By Lilian Saka Kiefer
I recently attended a meeting on empowering women for leadership in politics and in public administration. The meeting provided a platform to reflect on various factors that stand in the way of women from advancing into positions of influence.
The issue of sexual harassment came up as an obstacle that must be addressed in order to encourage more women to take up the leadership challenge. In stimulating dialogue, a question was asked: Has anyone who is in this room ever been sexually harassed at work? Has anyone ever experienced sexual harassment? Please raise your hand…
As you might have guessed, none of the women in that room raised their hand. A conclusion was then made that none of them had ever been sexually harassed. It could be true, it may not be true. But the point that went home for me was that sexual harassment has a knack for shaming the victim, such that women are uncomfortable to come forward and testify that it is a real problem. This is holding us down as women.
In general terms, society tends to accept that sexual harassment must be addressed. However, when it is tackled in vague terms, sexual harassment seems to be an impossible problem to deal with. In efforts to get a bit more specific to call this vice by its name and demand change, people tend to shy away.
It is troubling to imagine how much sexual harassment holds women back. This vice counters the efforts invested in empowering women to aim high. Women are sometimes left with the option to give away their dignity in order to survive or drop off and never rise at all.
It is very disturbing to imagine that sexual harassment is so rampart, and yet less talked about. Some people who publicly acknowledge the value of women empowerment are perpetrators of sexual harassment and refuse to see that they themselves are a vice. The silence around the issue sustains it as it tends to protect the perpetrators. I call it an elephant in the room, so big and visible, yet every-one pretends that it is not there. No-one appears ready to talk about it, let alone challenge it. And no one appears bothered that it may turn against them and crush them.
For as long as sexual harassment is not called by its name, and is not called out, it will be almost impossible to deal with it. for as long as the perpetrators know that they are protected, they will continue and they will all get way with it. when our boys today begin to see men going down for sexual harassment, they will know that it won’t fly if they try to get away with it.
The challenge we face is that sexual harassment is so institutionalised such that both men (perpetrators) and women (victims) have come to tolerate it – it has become a norm. Panos Institute Southern Africa consultations with female politicians revealed that sexual harassment is rampart and it is one of the main vices holding women back. We need to stop and think about how the women feel about it, how it affects their self-confidence and self-image. We need to think about how many women have stayed away from politics – and deprived citizens more leadership options – because of sexual harassment.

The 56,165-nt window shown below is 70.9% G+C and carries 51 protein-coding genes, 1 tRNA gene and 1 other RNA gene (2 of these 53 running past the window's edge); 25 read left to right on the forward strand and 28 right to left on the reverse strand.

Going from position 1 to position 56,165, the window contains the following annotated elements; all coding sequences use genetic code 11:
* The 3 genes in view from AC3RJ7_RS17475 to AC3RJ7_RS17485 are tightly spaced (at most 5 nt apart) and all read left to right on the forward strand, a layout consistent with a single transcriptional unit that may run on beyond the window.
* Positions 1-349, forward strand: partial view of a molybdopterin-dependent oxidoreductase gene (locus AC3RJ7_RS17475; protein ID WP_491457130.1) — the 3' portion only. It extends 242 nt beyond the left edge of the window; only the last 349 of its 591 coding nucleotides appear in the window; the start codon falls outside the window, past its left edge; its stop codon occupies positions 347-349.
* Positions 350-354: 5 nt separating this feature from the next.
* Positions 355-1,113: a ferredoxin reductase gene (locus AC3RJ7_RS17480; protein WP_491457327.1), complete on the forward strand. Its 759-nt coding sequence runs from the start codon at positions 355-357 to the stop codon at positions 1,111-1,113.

Women should not have to develop an extremely tough skin to survive sexual harassment. It just has to stop. Women should not have to spend so much energy and effort in dealing with physical and emotional consequences of sexual harassment, questioning themselves and assessing themselves over issues that are totally unnecessary and could be avoided. Unfortunately, this vice of sexual harassment is also used against women, where in some situations, women are pushed to fight for attention of the men and see who will be seen by the biggest fish. The situation, in my view, is reducing women to objects of pleasure. This is why in most cases, when a woman rises up to an important position, there is so much doubt of her performance because our men perceive her as an object of pleasure, not as an equal human being who can also deliver like them, or even better.
Sexual harassment is a vice, we must call it by its name, taking a cue from the #MeToo campaign, and stamp it out. It is possible, as long as we stop shaming the victims, and call out the perpetrators.
The author is Panos Institute Southern Africa Executive Director. For feedback, email: firstname.lastname@example.org.